Evidence Library

Showing 10 of 48 results.
Lainie Rutkow, JD, PhD •
Johns Hopkins University Bloomberg School of Public Health
Caleb Alexander, MD, MS •
Johns Hopkins University Bloomberg School of Public Health

In the first year that two Florida laws aimed at curbing opioid prescriptions were in effect, the state's top opioid prescribers wrote significantly fewer prescriptions of this type of pain medication, according to a new study published June 2, 2016, in Drug and Alcohol Dependence.

 
Wenjun Li, PhD •
University of Massachusetts Medical School
Cheryl Sbarra, JD •
Massachusetts Association of Health Boards, Inc.
Margaret Reid •
Boston Public Health Commission

A 2011 Boston regulation that set minimum pricing and packaging requirements has successfully reduced the availability of fruit-flavored cigars that were becoming increasingly popular among youth, according to a new study published in Tobacco Control.

 
Ronald Bayer, PhD •
The Trustees of Columbia University of the City of New York
Amy Fairchild, PhD •
The Trustees of Columbia University of the City of New York

In this Perspective for the New England Journal of Medicine the authors compare US and UK approaches to harm reduction, particularly as it applies to e-cigarette policy.

 
Lainie Rutkow, JD, PhD •
Johns Hopkins University Bloomberg School of Public Health
Caleb Alexander, MD, MS •
Johns Hopkins University Bloomberg School of Public Health

The study finds Florida’s efforts to prevent inappropriate use of painkillers are showing reductions among prescribers and patients who had the highest prescribing and usage rates.

 
Corey Davis, JD, MSPH •
University of North Carolina at Chapel Hill

Drug overdose is the leading cause of injury-related death in the United States, killing more people every year than car crashes. While naloxone has been used in hospitals and ambulances for decades, the rising tide of overdose deaths has resulted in calls to make it more available to laypeople and first responders.

 
Corey Davis, JD, MSPH •
University of North Carolina at Chapel Hill

Researchers reviewed 47 prescription monitoring program (PMP) websites for overdose content. They found that most PMPs did not address overdose or related terms in available materials and few state PMPs project overdose-specific messaging or provider tools for prevention.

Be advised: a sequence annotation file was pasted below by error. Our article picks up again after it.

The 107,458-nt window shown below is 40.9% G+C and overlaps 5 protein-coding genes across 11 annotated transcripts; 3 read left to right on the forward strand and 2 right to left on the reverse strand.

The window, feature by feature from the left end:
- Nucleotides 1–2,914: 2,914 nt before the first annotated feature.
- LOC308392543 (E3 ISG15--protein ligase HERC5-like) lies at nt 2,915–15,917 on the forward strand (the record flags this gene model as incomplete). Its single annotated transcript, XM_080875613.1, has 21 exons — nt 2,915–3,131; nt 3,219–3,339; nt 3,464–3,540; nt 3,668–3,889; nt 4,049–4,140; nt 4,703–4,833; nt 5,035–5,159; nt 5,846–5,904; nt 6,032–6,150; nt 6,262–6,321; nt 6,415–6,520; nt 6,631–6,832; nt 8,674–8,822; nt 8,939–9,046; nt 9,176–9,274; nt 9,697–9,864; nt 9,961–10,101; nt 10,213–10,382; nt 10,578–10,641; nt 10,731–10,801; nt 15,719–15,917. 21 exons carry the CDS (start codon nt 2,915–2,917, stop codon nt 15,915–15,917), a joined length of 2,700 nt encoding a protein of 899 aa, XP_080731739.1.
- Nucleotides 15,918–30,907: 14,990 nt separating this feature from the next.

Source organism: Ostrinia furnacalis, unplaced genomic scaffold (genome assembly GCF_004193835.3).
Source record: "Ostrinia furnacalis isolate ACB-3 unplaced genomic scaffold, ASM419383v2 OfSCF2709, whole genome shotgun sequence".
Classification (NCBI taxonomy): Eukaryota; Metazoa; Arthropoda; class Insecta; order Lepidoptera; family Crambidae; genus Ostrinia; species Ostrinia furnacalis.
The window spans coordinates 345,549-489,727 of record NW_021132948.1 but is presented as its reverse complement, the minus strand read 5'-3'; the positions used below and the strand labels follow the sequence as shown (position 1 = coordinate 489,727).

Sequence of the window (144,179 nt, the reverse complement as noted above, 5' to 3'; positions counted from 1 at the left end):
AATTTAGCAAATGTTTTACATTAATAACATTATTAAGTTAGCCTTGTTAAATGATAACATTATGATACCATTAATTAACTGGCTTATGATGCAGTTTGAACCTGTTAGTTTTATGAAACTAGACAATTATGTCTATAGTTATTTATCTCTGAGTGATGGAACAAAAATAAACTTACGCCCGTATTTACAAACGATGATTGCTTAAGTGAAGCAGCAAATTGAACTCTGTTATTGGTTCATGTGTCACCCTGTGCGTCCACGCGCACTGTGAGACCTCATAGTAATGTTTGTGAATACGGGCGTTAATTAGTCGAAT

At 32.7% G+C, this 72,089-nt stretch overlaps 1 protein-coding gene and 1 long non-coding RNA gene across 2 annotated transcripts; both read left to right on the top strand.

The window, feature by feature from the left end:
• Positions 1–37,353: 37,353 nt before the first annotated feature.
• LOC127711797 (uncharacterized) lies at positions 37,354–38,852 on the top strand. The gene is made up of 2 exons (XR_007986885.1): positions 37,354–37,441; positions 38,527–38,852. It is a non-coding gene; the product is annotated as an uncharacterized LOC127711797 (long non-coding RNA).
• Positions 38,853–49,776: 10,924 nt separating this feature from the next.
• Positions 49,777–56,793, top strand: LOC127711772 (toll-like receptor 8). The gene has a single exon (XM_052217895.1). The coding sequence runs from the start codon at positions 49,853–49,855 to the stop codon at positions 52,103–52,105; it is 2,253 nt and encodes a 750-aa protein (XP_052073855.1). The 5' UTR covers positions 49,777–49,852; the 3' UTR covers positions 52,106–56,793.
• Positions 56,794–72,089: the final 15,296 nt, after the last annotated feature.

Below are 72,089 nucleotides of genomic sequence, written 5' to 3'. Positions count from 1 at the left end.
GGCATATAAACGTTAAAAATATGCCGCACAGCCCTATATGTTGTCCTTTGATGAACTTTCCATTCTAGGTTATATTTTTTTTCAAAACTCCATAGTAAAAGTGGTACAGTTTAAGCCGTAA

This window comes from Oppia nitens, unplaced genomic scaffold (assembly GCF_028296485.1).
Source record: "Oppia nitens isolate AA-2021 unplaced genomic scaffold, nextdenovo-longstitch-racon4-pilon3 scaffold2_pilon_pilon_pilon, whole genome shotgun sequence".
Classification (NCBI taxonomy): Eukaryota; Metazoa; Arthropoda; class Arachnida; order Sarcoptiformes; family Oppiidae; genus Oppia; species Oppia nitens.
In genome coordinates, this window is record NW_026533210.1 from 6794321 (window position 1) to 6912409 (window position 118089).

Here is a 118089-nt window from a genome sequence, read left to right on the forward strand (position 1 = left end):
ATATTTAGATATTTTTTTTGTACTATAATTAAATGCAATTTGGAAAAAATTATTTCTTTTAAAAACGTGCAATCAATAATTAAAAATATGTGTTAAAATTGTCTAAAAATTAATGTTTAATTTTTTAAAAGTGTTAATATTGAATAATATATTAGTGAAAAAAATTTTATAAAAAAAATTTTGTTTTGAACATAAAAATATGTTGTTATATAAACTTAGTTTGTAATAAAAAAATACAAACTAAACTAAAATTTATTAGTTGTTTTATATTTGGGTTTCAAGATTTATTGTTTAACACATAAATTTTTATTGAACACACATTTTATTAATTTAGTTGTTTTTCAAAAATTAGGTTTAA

Lainie Rutkow, JD, PhD •
Johns Hopkins University Bloomberg School of Public Health

A new study released on March 2, 2015, in Health Affairs reports that most primary care physicians are aware of prescription drug monitoring programs and have used the data in their practices, but do so only intermittently.

The study surveyed 420 physicians randomly identified through the American Medical Association’s Masterfile list. Of those physicians surveyed, 72 percent were aware of their state’s prescription drug monitoring program, and 53 percent reported that they had used the programs.

 
Corey Davis, JD, MSPH •
University of North Carolina at Chapel Hill

This study, published in the American Journal of Public Health, collected and characterized all statutes and regulations effective from 1998 through 2011 governing the operation of prescription monitoring programs. As of 2011, 10 states required PMPs to report suspicious activity to law enforcement, while only three required reporting to the patient’s physician. None required linkage to drug treatment or required all prescribers to review PMP data before prescribing. Few explicitly address data retention.

 

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